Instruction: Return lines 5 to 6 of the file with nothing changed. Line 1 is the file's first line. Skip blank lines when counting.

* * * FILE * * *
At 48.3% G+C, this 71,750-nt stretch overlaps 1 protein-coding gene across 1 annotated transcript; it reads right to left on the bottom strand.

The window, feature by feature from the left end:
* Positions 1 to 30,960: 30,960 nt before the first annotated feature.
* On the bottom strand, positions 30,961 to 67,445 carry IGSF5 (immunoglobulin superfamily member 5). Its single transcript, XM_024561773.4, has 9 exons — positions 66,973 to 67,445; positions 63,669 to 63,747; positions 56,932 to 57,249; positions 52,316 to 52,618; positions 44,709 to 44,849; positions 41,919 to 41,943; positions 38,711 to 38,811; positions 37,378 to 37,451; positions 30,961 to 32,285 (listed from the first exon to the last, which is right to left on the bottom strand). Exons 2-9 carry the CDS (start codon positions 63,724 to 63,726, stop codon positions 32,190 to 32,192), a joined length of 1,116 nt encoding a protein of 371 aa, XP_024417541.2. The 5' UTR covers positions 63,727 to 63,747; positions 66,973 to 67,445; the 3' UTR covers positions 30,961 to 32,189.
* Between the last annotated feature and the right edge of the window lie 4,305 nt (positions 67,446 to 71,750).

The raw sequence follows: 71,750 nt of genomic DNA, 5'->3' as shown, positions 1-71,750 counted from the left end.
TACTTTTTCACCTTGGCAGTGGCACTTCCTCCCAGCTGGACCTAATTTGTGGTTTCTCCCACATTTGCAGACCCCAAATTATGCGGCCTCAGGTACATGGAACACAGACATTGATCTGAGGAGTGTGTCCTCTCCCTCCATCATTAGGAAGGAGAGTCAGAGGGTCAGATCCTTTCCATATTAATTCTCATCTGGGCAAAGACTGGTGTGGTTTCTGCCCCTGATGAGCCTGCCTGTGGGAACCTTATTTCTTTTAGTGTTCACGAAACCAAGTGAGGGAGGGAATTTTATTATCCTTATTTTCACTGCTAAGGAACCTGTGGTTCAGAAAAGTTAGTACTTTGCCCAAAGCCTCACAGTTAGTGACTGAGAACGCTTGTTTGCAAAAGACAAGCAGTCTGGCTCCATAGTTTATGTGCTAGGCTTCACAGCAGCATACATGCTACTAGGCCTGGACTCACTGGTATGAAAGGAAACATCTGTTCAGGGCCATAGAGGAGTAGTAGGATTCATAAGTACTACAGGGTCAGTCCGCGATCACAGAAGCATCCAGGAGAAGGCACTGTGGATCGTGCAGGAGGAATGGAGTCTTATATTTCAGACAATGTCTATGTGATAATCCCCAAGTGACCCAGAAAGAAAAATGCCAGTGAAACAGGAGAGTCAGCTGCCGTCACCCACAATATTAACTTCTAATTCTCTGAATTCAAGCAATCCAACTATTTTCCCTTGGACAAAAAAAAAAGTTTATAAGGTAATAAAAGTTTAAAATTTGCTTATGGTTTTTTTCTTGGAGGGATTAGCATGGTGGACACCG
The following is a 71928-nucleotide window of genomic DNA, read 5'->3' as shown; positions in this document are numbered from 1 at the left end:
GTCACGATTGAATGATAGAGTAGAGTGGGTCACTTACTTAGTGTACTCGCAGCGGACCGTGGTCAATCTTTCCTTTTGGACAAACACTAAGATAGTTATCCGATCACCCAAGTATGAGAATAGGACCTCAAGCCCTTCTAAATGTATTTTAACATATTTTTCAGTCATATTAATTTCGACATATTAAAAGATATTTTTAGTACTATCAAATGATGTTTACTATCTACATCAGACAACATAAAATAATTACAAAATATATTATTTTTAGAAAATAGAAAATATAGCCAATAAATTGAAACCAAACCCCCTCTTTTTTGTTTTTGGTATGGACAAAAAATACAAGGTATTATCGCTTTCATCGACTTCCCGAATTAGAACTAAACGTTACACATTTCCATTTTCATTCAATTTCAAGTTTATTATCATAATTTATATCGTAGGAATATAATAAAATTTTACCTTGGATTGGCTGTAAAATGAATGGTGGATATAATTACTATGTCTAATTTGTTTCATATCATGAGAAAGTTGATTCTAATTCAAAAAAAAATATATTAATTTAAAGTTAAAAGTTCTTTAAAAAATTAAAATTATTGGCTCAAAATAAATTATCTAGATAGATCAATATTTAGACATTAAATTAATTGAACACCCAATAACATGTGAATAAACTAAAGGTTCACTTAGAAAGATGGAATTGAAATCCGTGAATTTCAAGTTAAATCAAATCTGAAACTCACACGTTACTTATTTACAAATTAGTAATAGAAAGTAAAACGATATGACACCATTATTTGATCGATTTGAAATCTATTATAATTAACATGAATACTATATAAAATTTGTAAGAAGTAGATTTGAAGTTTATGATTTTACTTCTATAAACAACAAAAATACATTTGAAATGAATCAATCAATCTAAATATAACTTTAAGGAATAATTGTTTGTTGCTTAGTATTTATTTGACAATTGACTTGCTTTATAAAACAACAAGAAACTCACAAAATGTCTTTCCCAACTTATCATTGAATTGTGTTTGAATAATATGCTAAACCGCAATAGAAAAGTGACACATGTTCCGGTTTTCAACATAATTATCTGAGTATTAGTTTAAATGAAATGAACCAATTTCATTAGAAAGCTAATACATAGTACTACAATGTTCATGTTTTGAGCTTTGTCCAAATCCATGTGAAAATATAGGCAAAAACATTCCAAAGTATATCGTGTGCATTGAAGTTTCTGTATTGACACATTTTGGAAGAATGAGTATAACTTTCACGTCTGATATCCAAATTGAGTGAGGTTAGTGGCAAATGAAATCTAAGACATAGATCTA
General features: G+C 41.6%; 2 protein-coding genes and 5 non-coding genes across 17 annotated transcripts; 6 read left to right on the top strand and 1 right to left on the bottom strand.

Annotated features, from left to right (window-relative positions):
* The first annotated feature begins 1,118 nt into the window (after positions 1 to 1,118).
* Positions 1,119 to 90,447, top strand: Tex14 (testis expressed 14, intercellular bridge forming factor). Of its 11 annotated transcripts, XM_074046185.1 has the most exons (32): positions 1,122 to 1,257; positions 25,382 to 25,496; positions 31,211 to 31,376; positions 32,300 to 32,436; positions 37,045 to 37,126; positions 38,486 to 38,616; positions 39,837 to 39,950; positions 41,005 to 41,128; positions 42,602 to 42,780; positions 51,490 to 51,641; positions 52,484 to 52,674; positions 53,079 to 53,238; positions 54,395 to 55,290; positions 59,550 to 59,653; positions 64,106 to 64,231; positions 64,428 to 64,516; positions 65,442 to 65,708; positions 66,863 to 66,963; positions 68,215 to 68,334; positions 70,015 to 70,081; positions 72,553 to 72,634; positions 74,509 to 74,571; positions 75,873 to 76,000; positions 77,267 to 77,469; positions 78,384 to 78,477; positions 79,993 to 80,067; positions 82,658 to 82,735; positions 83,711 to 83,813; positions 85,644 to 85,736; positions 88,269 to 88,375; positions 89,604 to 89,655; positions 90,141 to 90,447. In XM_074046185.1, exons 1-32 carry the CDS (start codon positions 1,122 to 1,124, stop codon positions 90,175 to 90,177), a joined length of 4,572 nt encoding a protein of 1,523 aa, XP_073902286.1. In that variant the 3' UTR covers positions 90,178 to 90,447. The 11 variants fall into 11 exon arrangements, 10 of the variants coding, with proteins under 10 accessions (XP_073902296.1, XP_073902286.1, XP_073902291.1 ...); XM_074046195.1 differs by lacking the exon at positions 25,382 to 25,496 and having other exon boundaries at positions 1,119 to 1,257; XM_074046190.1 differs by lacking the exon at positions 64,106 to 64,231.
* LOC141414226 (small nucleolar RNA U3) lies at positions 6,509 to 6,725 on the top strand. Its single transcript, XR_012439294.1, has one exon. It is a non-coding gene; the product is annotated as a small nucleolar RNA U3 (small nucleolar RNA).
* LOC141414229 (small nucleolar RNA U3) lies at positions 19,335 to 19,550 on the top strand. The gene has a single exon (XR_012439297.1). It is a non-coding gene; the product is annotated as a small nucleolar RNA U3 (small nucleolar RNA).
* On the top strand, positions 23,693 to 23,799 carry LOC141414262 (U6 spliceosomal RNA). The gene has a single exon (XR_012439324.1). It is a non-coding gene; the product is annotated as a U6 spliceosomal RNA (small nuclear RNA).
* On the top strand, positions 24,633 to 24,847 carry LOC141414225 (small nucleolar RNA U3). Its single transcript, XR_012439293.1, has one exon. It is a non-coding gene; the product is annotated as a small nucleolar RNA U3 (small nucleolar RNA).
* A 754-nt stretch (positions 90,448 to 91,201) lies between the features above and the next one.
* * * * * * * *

* Between the last annotated feature and the right edge of the window lie 4,305 nt (positions 67,446 to 71,750).

The raw sequence follows: 71,750 nt of genomic DNA, 5'->3' as shown, positions 1-71,750 counted from the left end.